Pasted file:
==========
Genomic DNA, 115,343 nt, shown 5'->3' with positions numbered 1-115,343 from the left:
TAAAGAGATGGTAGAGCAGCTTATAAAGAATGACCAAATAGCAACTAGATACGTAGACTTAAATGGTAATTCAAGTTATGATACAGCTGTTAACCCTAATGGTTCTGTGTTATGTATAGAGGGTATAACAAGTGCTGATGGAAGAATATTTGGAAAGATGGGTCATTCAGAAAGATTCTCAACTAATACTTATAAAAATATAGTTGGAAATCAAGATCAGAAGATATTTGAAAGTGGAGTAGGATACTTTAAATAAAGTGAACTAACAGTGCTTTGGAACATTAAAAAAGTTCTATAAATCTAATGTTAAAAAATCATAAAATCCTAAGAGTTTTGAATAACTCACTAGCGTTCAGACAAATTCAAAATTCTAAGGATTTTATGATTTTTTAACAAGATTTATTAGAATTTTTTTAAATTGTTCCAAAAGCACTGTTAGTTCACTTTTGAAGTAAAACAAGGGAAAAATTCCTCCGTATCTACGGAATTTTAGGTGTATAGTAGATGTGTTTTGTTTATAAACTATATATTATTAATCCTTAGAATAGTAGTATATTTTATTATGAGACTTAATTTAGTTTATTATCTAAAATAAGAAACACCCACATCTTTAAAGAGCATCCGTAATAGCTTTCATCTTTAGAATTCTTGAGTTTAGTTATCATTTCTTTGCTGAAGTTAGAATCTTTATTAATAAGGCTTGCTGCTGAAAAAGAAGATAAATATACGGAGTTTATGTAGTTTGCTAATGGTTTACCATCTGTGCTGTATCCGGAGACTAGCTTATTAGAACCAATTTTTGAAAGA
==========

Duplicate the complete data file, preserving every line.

Genomic DNA, 115,343 nt, shown 5'->3' with positions numbered 1-115,343 from the left:
TAAAGAGATGGTAGAGCAGCTTATAAAGAATGACCAAATAGCAACTAGATACGTAGACTTAAATGGTAATTCAAGTTATGATACAGCTGTTAACCCTAATGGTTCTGTGTTATGTATAGAGGGTATAACAAGTGCTGATGGAAGAATATTTGGAAAGATGGGTCATTCAGAAAGATTCTCAACTAATACTTATAAAAATATAGTTGGAAATCAAGATCAGAAGATATTTGAAAGTGGAGTAGGATACTTTAAATAAAGTGAACTAACAGTGCTTTGGAACATTAAAAAAGTTCTATAAATCTAATGTTAAAAAATCATAAAATCCTAAGAGTTTTGAATAACTCACTAGCGTTCAGACAAATTCAAAATTCTAAGGATTTTATGATTTTTTAACAAGATTTATTAGAATTTTTTTAAATTGTTCCAAAAGCACTGTTAGTTCACTTTTGAAGTAAAACAAGGGAAAAATTCCTCCGTATCTACGGAATTTTAGGTGTATAGTAGATGTGTTTTGTTTATAAACTATATATTATTAATCCTTAGAATAGTAGTATATTTTATTATGAGACTTAATTTAGTTTATTATCTAAAATAAGAAACACCCACATCTTTAAAGAGCATCCGTAATAGCTTTCATCTTTAGAATTCTTGAGTTTAGTTATCATTTCTTTGCTGAAGTTAGAATCTTTATTAATAAGGCTTGCTGCTGAAAAAGAAGATAAATATACGGAGTTTATGTAGTTTGCTAATGGTTTACCATCTGTGCTGTATCCGGAGACTAGCTTATTAGAACCAATTTTTGAAAGA